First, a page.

Is the Civil Service faced with such leadership issues? (yes) Why are innocent members of the Civil Service having to pay for the leadership mistakes of others when the warnings were given?"  (Don’t know)

  2. Wake me when it's over says:

    First of all, cut the free pension and health insurance this was a ridiculous idea to begin with.

    Then hand in the Blackberries.

    And stop the free cell usage and

    Stop the two hour lunches and Freedom Fridays.

    Then hand in the gas cards (including the ones which were sold). 

    Then one day per week unpaid leave and see if we notice a difference.

    Then two days.

    With the same criteria.

    Then three days and see if anyone notices a difference.

    Then one week.

    Shared amongst all the civil servants.

    Then two weeks.

    And if the public hasn’t complained by then.

    I guess you got your answer.

     

  3. Anonymous says:

    Just fire them already and move on

  4. Frequent Flyer says:

    So now nobody has to follow protocol??

    Nice

    :o[

    (BTW -I don’t think they should lose their pension benefits)

  5. Anonymous says:

    Is’nt this a case of keeping the cake but eating it too.

    No pay cuts, no loss of pension or health care but a smaller work week.

    If you work less days per week then you should be paid less per week.

    Maybe someone who is more coherent on the subject can explain what the Civil Servants really mean.

    As I see it now they seem to want more than they presently receive.

    • Anonymous says:

      FYI

      "…civil servants had tended towards the idea of taking unpaid leave each month which would have the same effect on government expenditure but at least offer something back to staff for their loss of earnings"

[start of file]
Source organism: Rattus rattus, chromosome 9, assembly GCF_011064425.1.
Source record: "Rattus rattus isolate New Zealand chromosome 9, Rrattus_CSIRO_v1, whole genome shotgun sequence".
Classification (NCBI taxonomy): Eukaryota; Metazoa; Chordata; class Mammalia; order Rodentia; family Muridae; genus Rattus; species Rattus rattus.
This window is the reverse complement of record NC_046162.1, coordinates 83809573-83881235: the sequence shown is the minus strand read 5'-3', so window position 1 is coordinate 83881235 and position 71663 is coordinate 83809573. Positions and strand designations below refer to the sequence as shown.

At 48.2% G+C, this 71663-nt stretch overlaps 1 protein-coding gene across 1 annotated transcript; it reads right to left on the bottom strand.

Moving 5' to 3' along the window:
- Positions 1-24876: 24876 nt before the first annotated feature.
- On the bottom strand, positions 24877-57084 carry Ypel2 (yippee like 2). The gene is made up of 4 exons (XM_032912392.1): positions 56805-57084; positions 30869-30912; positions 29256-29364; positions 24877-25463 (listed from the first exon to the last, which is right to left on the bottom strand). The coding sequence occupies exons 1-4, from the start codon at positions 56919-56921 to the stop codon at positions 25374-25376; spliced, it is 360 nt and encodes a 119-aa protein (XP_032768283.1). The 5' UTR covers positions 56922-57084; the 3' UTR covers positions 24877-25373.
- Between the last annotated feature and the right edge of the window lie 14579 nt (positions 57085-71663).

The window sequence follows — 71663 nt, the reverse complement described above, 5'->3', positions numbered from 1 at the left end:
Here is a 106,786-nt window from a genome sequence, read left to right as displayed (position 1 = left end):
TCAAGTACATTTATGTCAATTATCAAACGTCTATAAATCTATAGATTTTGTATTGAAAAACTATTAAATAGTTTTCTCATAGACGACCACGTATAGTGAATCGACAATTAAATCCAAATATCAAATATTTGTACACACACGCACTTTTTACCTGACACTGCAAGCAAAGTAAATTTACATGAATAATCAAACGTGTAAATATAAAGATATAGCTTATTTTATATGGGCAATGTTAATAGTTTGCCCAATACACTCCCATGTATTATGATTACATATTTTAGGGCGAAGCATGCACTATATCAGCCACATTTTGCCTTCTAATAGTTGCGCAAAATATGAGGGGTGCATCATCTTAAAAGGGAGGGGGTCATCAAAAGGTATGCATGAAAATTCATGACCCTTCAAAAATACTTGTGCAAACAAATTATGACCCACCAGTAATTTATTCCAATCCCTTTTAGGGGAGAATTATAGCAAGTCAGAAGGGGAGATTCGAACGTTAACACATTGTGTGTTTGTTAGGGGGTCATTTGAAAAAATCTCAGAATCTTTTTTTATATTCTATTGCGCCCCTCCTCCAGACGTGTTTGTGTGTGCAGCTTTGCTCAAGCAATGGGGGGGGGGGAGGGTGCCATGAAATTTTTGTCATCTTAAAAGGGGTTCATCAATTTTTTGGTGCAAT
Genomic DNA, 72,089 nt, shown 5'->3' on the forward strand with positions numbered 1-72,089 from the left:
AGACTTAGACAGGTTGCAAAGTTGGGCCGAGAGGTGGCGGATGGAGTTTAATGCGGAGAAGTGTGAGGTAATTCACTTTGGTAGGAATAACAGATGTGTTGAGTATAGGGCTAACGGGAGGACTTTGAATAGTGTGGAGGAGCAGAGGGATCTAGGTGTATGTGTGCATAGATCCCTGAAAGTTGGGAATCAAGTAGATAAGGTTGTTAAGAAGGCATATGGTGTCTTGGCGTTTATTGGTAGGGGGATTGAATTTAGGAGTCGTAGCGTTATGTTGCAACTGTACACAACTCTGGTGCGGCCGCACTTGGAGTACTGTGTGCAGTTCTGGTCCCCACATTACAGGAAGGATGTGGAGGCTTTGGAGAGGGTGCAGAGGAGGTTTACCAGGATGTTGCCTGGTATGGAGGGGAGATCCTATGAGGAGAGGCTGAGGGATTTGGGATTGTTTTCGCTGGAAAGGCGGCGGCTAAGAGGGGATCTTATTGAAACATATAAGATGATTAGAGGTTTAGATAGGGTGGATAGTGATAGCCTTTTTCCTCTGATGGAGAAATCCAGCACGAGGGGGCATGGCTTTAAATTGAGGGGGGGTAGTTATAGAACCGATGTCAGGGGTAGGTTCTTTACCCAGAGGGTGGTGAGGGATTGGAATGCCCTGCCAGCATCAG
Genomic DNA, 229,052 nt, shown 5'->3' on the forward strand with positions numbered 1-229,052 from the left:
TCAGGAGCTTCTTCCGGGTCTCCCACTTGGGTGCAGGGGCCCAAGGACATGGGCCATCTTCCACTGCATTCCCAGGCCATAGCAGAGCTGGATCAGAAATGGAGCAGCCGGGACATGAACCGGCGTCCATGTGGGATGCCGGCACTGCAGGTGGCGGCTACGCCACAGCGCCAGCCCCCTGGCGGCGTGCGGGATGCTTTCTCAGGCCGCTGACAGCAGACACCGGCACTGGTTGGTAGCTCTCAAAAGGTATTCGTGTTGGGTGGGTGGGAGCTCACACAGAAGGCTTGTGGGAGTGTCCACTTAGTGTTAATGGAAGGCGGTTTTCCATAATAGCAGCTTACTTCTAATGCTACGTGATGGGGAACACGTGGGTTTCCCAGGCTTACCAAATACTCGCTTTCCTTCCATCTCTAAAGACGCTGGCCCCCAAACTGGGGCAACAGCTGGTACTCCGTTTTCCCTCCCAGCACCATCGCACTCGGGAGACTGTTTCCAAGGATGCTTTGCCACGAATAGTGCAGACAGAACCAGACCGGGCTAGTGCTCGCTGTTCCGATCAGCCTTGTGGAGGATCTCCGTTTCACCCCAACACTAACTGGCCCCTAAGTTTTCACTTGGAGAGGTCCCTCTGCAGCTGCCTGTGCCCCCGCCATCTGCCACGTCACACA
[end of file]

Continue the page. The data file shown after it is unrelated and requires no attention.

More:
UNPAID leave means that "If you work less days per week then you should be paid less per week."

  6. Common Sense says:

     Great and please try doing what the city of Detroit and Chase bank did, "Payless Paydays"  look it up….2 days a month off.  The offices SHUT DOWN.  Maybe we would need to go to a 4-day work weeks instead of five.  Either cut your pay (and enjoy the day to run your errands).  It is either time or people – cuts must come one way or the other or both!  

     

  7. But then . . . says:

    "civil servants had tended towards the idea of taking unpaid leave each month which would have the same effect on government expenditure but at least offer something back to staff for their loss of earnings."

    What clearer evidence is there that we have too bloated a civil service – they themselves accept they can work a short week and still provide the requisite services.  Rather than 1 day a week unpaid leave, let’s just cut 20% of thejobs (which represents 1 day a week on unpaid leave) and then cut the wages/benefits of the remainder too. 

     

    • Anonymous says:

      I read the evidence pretty clear. Maybe it is muddy to you? UNPAID LEAVE, no mention of accepting that they can still provide the requisite services while working a shorter week. Quit making up stuff from nothing and get your facts straight.